The persistent heat waves and a set of phenomena that occur in the Po Valley are at the origin of the development of thunderstorm supercells who are scourging Northern Italy these days. The studies of Marcello Miglietta, research manager of the Institute of Atmospheric and Climate Sciences, focus precisely on supercells and tornadoes, as well as on the so-called "Medicanes", the Mediterranean cyclones similar to tropical ones. The expert helps us to better define the characteristics of supercells.
How a supercell develops
“Let's start from a normal storm cell – explains Miglietta – which develops because the warm air that rises from the ground collides with the cold air at high altitude. When cumulonimbus saturation is reached, rain occurs. There thunderstorm supercell differs because it has an extra ingredient, the wind is not constant with altitude but tends to intensify. In the normal thunderstorm, in the dissolving phase the warmer air is dragged downwards and cools the colder air, in the supercell this does not happen because the wind has a transversal inclination, called wind shear”.
The difference in duration
It is this rotation of the wind that makes phenomena related to the supercell last longer. “By virtue of the wind shear, rotational movements of air occur inside the supercell, called mesocyclones. This rotating system of inclined winds – simplifies Miglietta – feeds the cloud and therefore the phenomena of the supercell can last even hours”.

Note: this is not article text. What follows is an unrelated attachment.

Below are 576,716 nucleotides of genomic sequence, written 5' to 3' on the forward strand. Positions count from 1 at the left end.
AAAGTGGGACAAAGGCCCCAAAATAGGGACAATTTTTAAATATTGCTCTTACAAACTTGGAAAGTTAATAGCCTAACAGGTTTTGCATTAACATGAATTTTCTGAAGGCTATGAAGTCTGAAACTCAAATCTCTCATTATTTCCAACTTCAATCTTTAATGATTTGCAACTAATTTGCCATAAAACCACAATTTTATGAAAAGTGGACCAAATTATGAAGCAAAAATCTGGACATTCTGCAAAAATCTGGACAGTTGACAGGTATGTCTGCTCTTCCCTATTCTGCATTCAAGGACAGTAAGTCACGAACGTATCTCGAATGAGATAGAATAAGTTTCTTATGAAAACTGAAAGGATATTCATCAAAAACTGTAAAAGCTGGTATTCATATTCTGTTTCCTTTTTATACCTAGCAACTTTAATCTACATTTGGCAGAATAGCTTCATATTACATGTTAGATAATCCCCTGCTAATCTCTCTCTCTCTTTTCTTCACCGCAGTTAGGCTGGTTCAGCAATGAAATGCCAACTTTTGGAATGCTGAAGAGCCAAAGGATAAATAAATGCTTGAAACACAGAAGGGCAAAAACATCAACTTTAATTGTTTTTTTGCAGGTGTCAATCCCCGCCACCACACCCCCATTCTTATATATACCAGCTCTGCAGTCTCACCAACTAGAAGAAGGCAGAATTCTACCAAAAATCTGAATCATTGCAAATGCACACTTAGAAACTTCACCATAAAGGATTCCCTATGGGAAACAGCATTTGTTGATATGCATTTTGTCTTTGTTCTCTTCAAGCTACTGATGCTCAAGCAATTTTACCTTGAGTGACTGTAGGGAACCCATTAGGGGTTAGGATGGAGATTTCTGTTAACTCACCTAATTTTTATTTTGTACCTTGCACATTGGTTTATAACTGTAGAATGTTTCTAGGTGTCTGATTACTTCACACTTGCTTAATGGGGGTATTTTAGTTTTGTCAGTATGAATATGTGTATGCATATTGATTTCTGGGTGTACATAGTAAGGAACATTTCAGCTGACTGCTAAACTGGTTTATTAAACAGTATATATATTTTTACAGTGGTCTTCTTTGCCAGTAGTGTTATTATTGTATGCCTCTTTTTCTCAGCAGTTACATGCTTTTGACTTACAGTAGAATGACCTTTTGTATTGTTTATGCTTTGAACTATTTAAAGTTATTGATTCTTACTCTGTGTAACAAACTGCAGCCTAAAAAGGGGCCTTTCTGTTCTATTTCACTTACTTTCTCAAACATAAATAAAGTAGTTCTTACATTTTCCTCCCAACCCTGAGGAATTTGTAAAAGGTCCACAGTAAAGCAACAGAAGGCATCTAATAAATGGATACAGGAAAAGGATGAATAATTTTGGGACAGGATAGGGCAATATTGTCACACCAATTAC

Can you recognize the arrival of a supercell?
“Our increasingly sophisticated instruments, such as Doppler radars, allow us to check wind speed and quickly identify the nature of a phenomenon. However, with the naked eye, some experience is needed – continues the expert – a rotation, a more extensive shape, a different color of the sky with shades other than white and gray can be identified and since hail precipitations are usually associated with it, a more whitish front can be seen”.
What are the dangers?
“Supercells are more dangerous because they are associated with more violent phenomena: wind shear is associated with hail, tornadoes and downbursts, i.e. descending gusts of wind with vertical motion”.
Do supercells mostly affect the plains?
“A thesis signed by Francis DeMartin of the University of Bologna, which is being worked on for publication and has already received numerous awards, he clarified because three particularly favorable conditions for the formation of supercells are created in the Po Valley – explains Miglietta -. In this area, hot dry wind descending from the Apennines, colder air from the North and warm humid air from the Adriatic collide, thus creating a particularly favorable configuration for the appearance of this phenomenon”.
Is the formation of supercells more frequent in recent years?
“Scientific interest in these phenomena has certainly increased, and we are able to describe them more and more accurately also thanks to technological progress. Supercells have always existed, but it is clear that with heat waves and above all with the significant increase in sea temperatures more energy develops and therefore more intense phenomena”.